‘Secret’ deals that make loud noises online
When 22 EU member states, including Malta, signed the Anti-Counterfeiting Trade Agreement (Acta), which had already been signed by eight other countries, it was inevitable that the online communities who generally support the concept of a “free internet” would react strongly to new restrictions on the use of the ’net.
The perceived interference by the political establishment on the free use of the internet had already caused consternation among ordinary internet users. That happened when Wikipedia and Google blocked their websites for a day in protest against the US government’s attempt to introduce a similar law called Stop Online Piracy Act (Sopa), which has now been shelved by the US Congress.
The head of the EU Commission Representation in Malta acknowledged that Acta “appears to be causing concern among internet users” but attributes this to “lack of knowledge about what it really entails. Acta is not Sopa. It is not about checking or monitoring your iPod, laptop, e-mails or phone. Acta acts against large-scale infringements (of intellectual property rights) very often indulged in by criminal organisations”.
But MEP Kader Arif, the European Parliament’s former rapporteur for Acta, takes a very different view on the potential risks to the privacy of internet users.
When he quit his post in protest at the way that Acta was approved by “never-before-seen manoeuvres” by officials preparing the treaty, Mr Arif said: “I condemn the whole process which led to the signing of this agreement: no consultation of the civil society, lack of transparency since the beginning of negotiations, repeated delays of the signing of the text without any explanation given, rejection of Parliament’s recommendations as given in several resolutions of the assembly”.
European Commission representatives deny the charges and insist that the full text of Acta was “fully public since April 2010”. They tried to allay internet users’ fears by declaring that “there will now be a full debate” on this act that still needs to be approved by the European Parliament: “Acta does not change any EU laws, it simply levels the playing field so that other countries match the standards. There is no threat to internet freedom or privacy. Everything you can do legally today in the EU, you would be legally able to do if the Acta is ratified”.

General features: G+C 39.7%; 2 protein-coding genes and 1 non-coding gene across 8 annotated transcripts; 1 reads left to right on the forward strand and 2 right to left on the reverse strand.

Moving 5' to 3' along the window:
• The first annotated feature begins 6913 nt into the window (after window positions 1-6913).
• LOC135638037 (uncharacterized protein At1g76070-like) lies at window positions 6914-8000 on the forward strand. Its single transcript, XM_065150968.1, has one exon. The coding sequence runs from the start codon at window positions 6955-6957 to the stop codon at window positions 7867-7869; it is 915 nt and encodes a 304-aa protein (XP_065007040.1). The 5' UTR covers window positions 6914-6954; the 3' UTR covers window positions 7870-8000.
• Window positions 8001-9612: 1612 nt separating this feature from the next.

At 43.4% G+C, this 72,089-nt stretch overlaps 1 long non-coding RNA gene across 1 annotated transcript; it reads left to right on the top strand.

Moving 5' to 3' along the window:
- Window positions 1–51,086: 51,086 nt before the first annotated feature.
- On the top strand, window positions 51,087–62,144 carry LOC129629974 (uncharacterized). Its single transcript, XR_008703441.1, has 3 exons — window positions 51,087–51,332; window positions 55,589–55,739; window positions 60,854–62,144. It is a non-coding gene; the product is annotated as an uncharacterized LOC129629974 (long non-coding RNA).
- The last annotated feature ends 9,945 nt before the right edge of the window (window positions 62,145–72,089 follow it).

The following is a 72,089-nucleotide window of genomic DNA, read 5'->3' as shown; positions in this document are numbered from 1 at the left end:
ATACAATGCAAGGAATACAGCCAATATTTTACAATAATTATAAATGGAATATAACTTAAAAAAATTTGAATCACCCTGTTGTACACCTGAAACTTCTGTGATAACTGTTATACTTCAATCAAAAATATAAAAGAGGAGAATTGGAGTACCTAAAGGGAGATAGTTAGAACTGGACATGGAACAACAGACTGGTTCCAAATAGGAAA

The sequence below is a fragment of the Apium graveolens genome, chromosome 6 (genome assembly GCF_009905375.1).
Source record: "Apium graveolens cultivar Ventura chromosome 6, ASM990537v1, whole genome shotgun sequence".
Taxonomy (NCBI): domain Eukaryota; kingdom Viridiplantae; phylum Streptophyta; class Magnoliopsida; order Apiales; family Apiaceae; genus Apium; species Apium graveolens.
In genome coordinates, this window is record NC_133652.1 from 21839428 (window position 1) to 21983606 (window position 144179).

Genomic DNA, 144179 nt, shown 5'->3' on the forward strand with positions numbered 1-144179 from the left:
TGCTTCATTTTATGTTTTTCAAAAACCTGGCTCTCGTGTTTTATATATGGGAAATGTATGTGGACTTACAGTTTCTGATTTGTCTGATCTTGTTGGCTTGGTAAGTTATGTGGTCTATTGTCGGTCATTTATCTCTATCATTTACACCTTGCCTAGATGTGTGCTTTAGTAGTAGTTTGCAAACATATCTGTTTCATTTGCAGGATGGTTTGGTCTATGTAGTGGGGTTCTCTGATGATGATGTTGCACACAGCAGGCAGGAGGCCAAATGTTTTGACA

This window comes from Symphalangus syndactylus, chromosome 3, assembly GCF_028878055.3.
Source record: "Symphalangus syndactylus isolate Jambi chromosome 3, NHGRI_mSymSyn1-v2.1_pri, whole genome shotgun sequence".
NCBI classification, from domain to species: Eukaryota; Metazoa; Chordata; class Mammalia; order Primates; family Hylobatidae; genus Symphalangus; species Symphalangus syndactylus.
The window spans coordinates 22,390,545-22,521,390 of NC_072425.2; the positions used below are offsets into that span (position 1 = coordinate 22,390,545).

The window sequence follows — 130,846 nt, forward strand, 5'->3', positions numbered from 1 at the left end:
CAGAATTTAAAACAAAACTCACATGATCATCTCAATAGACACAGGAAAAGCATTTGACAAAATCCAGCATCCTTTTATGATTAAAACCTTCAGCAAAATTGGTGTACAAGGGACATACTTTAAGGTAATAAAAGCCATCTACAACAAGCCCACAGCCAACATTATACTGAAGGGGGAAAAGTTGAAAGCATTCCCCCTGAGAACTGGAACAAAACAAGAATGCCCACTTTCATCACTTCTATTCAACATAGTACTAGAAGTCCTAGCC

The way in which Acta was shaped naturally gives rise to more controversy. The move has been condemned by all kinds of groups determined to protect their rights to freedom and privacy in the use of the internet.
While no one could be justified in condoning the systematic infringement of intellectual property rights, which reportedly cost the EU €8 billion worth of trade “through counterfeit goods sneaking into our markets”, the possible draconian action contemplated by Acta will certainly not be the best way ahead to control abuse.
Many civil rights commentators argue that the way that Acta was promoted undermines the democratic debate of existing internet providers monitoring bodies such as the World Intellectual Property Organisation and the World Trade Organisation.
Others, like the civil liberties and privacy campaign group Big Brother Watch, argue that “while on the surface purporting to be about counterfeit goods, Acta actually proposes the same kind of intrusive surveillance of our internet activity that was abandoned in the US”.
Laws like Acta need to be debated openly with proper public scrutiny and not behind closed doors. It is always right to question whether these laws have the best interests of citizens at heart.